While many factors can encourage walking in suburbia, a Fall 2011 study done by the The University of California Transportation Center (UCTC), found that the single best way to incentivize walking is to increase the number of businesses per acre. Thus Suburbia must re-orient itself from its linear structure and towards centrally-focused downtowns where local businesses can flourish. 
Designing for safer,“complete” streets, which necessitate more intersections (thus creating smaller blocks) and improved street connectivity, encourages just such a built environment. This is where strategy #2, making Suburbia more profitable, comes in.
Few in Suburbia would argue with improving “destination accessibility,” making commonly visited locations (like stores and supermarkets) easier to access. The key here is not creating high-rise, extremely dense locations but walkable nodes of business that integrate greenery, mixed-use buildings, and open, public space.
Take, for example, the Living Market (as seen above), designed by Sungduck Lee and Emily Talen, author of Design for Diversity: Exploring Socially Mixed Neighborhoods, which re-imagines an underutilized vacant land in the Village of Hempstead, Long Island, as a mixed-use marketplace.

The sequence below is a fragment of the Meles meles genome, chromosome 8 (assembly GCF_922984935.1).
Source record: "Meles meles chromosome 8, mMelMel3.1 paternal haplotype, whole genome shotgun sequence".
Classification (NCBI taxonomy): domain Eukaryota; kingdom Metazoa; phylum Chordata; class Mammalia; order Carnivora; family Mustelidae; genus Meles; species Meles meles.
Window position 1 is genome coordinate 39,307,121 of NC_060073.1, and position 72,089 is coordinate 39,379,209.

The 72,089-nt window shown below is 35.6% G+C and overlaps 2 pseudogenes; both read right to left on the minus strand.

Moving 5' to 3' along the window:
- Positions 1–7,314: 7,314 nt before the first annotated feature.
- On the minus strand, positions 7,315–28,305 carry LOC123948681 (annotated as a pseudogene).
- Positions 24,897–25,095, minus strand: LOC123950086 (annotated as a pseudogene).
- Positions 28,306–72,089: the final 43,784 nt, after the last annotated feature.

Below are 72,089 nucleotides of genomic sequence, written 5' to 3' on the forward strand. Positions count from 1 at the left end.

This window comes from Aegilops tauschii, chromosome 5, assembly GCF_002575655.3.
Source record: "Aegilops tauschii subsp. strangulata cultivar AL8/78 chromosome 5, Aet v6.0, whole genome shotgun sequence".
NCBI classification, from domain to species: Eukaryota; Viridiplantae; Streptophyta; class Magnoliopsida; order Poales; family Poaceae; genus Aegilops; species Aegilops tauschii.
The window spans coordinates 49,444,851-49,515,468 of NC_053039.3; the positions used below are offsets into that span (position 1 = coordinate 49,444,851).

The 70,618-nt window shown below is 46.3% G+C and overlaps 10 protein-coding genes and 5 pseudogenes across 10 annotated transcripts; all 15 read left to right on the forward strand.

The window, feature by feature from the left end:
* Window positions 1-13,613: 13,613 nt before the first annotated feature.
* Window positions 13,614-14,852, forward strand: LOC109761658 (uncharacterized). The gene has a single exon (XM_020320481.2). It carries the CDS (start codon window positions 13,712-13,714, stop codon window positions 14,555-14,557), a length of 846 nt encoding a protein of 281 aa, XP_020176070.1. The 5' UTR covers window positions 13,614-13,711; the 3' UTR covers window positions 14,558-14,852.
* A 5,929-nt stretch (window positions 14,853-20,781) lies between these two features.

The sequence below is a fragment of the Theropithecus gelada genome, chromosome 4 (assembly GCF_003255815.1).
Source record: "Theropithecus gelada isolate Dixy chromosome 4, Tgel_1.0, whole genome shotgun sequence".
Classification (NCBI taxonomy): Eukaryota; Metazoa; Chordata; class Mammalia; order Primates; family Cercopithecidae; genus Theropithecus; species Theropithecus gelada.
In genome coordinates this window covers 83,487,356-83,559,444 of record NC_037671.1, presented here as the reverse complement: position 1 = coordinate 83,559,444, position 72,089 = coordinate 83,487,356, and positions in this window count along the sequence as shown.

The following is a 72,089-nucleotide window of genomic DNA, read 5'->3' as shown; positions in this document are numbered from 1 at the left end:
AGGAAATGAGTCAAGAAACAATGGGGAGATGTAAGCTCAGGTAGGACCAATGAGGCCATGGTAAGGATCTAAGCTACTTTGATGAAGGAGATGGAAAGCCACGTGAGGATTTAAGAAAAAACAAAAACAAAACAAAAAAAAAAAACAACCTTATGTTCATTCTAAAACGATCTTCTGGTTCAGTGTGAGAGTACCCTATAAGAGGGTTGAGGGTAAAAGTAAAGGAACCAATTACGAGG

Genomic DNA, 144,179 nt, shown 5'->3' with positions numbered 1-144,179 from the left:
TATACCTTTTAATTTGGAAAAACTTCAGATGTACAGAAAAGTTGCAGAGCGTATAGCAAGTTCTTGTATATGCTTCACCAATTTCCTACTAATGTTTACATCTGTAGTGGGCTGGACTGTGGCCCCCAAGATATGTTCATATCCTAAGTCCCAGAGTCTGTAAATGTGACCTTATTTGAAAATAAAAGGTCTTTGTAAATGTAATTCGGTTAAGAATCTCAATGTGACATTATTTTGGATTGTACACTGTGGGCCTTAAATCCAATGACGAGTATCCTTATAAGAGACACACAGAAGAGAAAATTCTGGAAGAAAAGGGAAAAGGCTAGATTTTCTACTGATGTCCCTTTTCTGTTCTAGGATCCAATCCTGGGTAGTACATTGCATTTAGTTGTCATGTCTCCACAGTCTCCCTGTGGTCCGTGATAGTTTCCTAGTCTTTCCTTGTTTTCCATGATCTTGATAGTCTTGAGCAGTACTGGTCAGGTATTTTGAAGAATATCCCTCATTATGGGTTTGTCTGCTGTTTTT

The Living Market, a mix of cottage industries, food markets, and community gardens surrounded by affordable housing, would be a town meeting point. It would attract affluent people to enjoy its greenery and shop – bringing profit into and stimulating the local economy – but it would also provide a mix of housing options for the low to mid-income shop owners. Density disguised, if you will, in a community-oriented commercial core.
A Connected, Greener Whole
Of course, it’s not enough to create walkable, enjoyable nodes in an isolated sea of sprawl. As the UCTC study points out, to truly decrease driving and carbon emissions, these nodes must be connected within a network of regional mobility.